You could have customer returns shipped directly back to your company, but you would have to do the legwork of processing them yourself, which means paying more in time, energy, and unnecessary stress. This is particularly true if you tend to receive a lot of returns, as is often the case for fashion brands. Not only can the right 3PL provider take this responsibility off your hands and streamline the process for maximum customer satisfaction, but they can also help you minimise returns in the first place by ensuring the right products reach your customers quickly and in perfect condition. This service incurs additional charges that typically include quality control checks, repackaging, restocking, disposal, and shipping items back to you.

Valued-added services

The most reputable 3PLs will act as your “partner in growth” and will, therefore, seek to offer other services that bring added value to your business. These services can include kitting, assembly, gift messaging, and custom packaging, to name a few. Although they often come at an extra cost, they can also elevate your brand and the customer experience, helping to drive revenue through repeat business. In fact, valued-added services could be the differentiator that wins you the edge over your competitors.

3PL pricing model: Fixed vs variable

Fulfilment pricing models differ between 3PLs, but they typically take a fixed or variable form. Understanding the pros and cons of each pricing model is essential to make the best decision for your business. Before we get into this, it is important to note that there is no one-price-fits-all model – it is a sign of a responsible fulfilment company that you are provided a proposal customised to your unique business needs. This will vary depending on factors such as your monthly order volume, the type of products you sell, and specific 3PL services you require.

Fixed pricing

In a fixed pricing model, the 3PL charges a predetermined rate for each service, regardless of fluctuations in order volume or activity. Delivery costs can still change depending on the courier and the size and weight of each parcel, but your overall fulfilment costs will remain at the same rate for the duration of your contracted service.

Fixed pricing pros

  • Predictability – You can accurately forecast and budget your fulfilment costs, making financial planning more straightforward.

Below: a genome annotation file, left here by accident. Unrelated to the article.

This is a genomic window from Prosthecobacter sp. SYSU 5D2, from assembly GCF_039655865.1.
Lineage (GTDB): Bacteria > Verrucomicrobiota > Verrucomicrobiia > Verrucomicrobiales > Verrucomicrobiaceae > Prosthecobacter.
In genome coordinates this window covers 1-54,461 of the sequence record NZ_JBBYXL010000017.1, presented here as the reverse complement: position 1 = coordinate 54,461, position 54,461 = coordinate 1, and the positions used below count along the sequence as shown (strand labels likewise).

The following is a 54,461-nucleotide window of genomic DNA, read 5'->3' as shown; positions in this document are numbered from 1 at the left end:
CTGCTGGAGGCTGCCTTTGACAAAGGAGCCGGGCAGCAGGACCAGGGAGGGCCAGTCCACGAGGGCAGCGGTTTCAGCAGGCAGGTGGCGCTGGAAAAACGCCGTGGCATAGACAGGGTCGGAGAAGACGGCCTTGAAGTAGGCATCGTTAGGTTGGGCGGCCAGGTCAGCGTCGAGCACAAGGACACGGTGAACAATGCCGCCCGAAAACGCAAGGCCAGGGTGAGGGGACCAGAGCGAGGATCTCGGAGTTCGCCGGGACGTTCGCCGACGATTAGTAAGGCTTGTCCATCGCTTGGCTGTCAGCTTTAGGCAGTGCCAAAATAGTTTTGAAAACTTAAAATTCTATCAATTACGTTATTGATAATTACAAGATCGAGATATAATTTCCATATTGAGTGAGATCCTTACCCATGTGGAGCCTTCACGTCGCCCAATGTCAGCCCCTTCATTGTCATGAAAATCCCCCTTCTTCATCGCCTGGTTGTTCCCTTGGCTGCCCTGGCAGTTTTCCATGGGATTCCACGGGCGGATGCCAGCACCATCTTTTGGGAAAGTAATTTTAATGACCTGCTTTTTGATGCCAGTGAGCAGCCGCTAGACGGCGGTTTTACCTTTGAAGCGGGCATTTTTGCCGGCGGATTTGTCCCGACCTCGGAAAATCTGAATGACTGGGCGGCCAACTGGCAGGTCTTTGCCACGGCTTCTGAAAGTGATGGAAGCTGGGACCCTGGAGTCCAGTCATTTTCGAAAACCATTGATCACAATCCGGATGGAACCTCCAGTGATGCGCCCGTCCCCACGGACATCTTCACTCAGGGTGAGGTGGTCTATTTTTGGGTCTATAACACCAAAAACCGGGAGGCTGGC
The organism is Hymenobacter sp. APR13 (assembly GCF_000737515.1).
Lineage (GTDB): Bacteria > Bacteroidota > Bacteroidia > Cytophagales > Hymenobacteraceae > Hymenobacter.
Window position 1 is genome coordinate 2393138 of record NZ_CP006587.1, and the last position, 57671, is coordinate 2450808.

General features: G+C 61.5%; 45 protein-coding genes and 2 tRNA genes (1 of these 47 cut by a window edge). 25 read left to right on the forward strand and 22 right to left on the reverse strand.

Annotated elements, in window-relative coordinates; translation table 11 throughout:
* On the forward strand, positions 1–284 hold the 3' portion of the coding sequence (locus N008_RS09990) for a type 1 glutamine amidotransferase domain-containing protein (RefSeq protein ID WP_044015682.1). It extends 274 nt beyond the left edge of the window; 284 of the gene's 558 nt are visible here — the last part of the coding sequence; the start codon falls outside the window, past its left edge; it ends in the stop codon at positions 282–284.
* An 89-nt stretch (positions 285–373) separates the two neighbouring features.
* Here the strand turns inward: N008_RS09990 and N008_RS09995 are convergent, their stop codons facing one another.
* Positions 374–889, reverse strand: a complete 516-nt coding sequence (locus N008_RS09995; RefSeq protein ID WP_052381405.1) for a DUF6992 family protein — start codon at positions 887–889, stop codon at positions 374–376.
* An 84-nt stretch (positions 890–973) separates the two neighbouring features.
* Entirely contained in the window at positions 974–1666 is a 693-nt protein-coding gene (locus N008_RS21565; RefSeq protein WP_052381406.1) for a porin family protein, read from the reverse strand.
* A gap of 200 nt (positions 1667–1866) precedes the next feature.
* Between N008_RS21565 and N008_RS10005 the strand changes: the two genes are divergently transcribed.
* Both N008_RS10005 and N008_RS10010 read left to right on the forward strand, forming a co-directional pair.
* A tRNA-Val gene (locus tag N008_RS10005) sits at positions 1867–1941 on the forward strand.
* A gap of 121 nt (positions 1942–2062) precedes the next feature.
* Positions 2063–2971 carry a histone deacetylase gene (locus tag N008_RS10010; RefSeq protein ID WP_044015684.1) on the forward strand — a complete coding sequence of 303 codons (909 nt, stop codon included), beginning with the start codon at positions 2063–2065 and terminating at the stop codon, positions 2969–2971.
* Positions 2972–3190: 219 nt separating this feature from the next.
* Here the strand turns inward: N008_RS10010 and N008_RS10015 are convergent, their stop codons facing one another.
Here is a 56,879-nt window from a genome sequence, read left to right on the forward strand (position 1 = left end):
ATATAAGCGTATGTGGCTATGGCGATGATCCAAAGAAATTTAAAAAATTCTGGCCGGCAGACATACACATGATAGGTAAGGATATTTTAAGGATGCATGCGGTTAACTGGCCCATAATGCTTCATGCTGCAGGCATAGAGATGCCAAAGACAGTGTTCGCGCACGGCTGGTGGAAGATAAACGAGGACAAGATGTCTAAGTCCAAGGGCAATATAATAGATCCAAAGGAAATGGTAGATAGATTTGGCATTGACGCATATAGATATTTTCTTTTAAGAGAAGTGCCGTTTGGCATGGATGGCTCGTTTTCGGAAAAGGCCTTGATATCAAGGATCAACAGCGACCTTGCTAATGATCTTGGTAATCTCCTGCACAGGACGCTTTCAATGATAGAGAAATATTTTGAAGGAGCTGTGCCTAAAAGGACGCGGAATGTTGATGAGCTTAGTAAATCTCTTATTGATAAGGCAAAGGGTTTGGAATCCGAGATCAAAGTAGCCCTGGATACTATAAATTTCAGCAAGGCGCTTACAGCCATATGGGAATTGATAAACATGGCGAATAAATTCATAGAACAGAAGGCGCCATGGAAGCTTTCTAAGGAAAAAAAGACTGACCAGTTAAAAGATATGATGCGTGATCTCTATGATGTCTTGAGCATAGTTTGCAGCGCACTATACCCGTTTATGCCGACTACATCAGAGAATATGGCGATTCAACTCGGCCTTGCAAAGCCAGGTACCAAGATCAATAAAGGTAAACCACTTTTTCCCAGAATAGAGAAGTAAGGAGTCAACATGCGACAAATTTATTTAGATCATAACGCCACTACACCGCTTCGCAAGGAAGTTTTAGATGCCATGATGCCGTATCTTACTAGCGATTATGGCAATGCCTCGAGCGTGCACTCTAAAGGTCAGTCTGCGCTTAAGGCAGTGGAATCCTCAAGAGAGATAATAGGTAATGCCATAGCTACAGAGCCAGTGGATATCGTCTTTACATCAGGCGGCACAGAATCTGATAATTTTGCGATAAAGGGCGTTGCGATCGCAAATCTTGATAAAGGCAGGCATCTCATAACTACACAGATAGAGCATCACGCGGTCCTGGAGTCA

• Stable margins – Fixed pricing provides consistent profit margins on each order, irrespective of any peaks in order volume or complexity.  

Fixed pricing cons

  • Overpayment – During periods of low order volume, you may end up overpaying for services as the fixed fees remain the same.
  • Limited flexibility – Fixed pricing may not accommodate sudden surges in order volume or seasonal fluctuations, potentially resulting in bottlenecks or delays.

Variable pricing

In a variable pricing model, the 3PL charges based on actual usage or activity levels. In other words, what you pay directly relates to the number of orders you require fulfilling that month.

Variable pricing pros

  • Cost-efficiency – Variable pricing ensures that you only pay for the services you use, which ensures cost-efficiency during periods of lower order volume.  
  • Scalability – It offers flexibility during periods of steep growth or seasonality, enabling you to handle higher order volumes without incurring excess costs.  

Variable pricing cons

  • Cost-volatility – Costs can fluctuate significantly due to changes in order volume or other factors, which can make financial planning and supply chain management more challenging.
  • Uncertainty – As charges vary, it can be difficult to estimate fulfilment expenses accurately, potentially leading to unexpected fees in your monthly bill.

Another option besides fixed and variable 3PL pricing?

Whether a fixed or variable pricing model is best suited depends on your business needs and what you are seeking from a fulfilment provider. Some 3PLs include fixed and variable fees within a customised proposal to ensure maximum value. This may be combined with price caps, which means that in the case of a variable fee, the cost can fluctuate and decrease but will never exceed the agreed-upon capped price. This provides a degree of certainty no matter how many orders you require fulfilling at any given time.  

That said, it is important to remember that comparing price on an item-by-item basis will not give you an accurate picture of your real-world fulfilment costs. Let’s consider this using a pick and pack fee example, where one 3PL offers £0.50p and another offers a fee of £0.90p per order. At face value, this is a notable price difference that will add up after shipping thousands of orders. However, you must consider other factors as part of the cost, including the speed and accuracy of the service.